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Comment & Response
March 7, 2017

Sex and Gender Reporting in Research—Reply

Author Affiliations
  • 1Office of Research on Women’s Health, National Institutes of Health, Bethesda, Maryland
  • 2Institute of Gender and Health, Canadian Institutes of Health Research, Montreal, Canada
JAMA. 2017;317(9):975. doi:10.1001/jama.2017.0151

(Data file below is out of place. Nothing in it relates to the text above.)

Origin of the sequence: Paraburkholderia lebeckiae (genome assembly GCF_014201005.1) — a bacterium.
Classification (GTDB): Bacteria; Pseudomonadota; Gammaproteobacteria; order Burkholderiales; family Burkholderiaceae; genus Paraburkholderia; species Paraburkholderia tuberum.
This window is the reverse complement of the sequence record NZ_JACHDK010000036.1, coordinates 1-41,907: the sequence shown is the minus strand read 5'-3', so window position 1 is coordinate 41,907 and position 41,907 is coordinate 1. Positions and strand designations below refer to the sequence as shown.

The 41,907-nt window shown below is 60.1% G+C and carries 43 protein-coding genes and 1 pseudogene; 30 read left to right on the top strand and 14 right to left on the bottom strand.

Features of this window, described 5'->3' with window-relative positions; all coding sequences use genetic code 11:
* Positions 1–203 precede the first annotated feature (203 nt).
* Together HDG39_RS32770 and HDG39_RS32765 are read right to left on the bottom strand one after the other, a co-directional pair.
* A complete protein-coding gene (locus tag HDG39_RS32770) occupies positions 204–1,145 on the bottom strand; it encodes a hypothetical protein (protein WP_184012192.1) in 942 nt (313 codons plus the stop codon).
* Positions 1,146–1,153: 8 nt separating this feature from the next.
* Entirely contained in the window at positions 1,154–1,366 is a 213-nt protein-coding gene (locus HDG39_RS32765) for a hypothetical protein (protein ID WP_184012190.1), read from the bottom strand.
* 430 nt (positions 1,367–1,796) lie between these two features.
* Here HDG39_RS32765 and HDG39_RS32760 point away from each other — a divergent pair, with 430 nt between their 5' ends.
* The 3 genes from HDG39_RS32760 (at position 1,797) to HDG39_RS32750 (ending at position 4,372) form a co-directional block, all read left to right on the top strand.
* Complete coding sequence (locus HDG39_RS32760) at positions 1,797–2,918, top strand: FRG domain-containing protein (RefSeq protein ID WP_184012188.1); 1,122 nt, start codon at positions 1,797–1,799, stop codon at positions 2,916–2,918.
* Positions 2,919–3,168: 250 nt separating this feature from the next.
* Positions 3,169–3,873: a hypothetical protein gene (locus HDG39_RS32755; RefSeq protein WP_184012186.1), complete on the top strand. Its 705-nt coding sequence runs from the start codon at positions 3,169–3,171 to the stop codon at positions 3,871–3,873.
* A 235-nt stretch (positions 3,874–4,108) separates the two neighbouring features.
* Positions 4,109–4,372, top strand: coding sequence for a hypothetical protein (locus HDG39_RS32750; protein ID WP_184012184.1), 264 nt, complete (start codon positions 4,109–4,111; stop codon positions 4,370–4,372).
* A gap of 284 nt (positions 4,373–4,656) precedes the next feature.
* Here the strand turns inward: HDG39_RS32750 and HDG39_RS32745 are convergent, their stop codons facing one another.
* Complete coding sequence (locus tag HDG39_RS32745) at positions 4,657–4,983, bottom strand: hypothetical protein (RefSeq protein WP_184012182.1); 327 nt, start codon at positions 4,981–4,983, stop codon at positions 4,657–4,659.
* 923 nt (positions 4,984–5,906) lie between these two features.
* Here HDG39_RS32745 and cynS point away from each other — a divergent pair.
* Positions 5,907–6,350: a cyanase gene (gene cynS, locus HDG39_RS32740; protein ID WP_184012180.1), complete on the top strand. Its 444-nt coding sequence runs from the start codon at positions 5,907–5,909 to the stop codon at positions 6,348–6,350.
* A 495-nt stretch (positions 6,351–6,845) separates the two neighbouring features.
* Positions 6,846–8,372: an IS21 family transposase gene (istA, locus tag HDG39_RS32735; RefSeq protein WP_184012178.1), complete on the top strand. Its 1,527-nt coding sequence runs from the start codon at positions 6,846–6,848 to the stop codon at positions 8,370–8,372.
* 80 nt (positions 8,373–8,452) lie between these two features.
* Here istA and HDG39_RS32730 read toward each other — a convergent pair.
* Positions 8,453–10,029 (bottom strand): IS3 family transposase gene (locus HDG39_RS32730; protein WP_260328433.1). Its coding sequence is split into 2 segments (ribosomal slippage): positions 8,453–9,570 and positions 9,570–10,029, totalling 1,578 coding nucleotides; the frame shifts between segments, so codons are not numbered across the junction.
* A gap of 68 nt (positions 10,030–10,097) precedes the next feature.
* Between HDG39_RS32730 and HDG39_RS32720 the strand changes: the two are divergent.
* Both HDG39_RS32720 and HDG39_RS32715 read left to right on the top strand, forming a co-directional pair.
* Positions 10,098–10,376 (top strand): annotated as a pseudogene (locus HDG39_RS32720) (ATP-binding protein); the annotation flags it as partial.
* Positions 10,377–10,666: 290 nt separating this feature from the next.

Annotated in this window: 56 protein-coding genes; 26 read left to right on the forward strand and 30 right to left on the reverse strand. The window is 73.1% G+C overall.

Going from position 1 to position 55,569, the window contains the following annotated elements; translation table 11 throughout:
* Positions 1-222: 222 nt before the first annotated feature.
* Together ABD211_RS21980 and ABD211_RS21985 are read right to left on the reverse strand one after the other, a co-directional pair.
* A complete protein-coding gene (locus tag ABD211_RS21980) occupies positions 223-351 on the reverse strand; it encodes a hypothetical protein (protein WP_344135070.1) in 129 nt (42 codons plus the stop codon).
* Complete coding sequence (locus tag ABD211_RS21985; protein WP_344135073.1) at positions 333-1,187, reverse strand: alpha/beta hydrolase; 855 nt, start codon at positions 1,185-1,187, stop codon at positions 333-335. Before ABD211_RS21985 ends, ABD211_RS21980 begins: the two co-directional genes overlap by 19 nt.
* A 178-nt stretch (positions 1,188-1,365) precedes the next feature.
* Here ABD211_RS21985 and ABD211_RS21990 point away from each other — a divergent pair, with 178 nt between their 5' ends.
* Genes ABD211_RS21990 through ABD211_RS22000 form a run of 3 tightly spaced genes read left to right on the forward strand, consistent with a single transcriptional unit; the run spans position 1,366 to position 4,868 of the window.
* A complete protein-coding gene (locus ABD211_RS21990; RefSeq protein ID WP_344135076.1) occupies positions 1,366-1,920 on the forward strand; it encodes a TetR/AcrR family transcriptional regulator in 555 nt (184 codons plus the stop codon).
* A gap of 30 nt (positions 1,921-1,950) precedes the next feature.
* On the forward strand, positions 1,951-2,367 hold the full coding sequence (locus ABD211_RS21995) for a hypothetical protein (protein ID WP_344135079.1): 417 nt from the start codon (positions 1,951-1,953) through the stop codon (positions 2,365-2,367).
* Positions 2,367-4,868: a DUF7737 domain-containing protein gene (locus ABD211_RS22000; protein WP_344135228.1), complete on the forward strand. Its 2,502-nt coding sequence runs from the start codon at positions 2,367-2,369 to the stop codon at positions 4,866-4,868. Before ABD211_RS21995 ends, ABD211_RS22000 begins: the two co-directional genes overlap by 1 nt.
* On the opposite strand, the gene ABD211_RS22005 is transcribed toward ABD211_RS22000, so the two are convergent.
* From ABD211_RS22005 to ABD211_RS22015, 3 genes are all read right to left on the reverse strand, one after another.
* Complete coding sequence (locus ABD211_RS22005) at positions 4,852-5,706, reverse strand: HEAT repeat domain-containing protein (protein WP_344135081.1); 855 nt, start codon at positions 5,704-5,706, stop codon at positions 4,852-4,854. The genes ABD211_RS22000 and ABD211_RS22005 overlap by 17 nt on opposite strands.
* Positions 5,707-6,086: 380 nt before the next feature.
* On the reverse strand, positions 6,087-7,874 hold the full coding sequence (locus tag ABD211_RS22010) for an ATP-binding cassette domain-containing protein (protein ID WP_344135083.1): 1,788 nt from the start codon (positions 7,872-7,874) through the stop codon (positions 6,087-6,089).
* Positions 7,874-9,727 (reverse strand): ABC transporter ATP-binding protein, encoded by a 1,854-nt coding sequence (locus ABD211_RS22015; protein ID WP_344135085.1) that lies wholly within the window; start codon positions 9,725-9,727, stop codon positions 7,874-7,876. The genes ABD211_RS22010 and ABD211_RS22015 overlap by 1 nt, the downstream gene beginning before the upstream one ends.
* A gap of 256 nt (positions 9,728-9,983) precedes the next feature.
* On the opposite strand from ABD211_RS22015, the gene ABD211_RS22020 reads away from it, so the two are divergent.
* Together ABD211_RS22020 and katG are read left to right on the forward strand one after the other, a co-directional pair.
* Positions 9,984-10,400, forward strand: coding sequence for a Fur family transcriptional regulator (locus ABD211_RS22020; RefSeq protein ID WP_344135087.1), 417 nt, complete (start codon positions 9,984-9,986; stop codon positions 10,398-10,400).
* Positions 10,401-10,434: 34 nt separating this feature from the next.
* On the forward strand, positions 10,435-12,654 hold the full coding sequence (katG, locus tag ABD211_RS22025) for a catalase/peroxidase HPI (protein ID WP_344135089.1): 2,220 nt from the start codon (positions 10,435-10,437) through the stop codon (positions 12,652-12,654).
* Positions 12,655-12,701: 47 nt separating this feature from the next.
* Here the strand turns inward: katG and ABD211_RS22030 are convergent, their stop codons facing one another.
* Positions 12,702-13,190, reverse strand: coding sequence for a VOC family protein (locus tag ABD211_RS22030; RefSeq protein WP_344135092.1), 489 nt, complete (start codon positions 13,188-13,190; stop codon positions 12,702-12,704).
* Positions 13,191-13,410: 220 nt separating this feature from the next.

In Reply Biomedical research questions should be driven by substantive knowledge about biologic mechanisms, pathophysiology, and the risks of disease and treatment. There is strong indication that sex and gender matter for the majority of health conditions.1 Unfortunately, scientific discoveries remain hampered by systematic underinvestigation and underreporting of sex or gender across the spectrum of biomedical research from basic science to clinical trials.2,3

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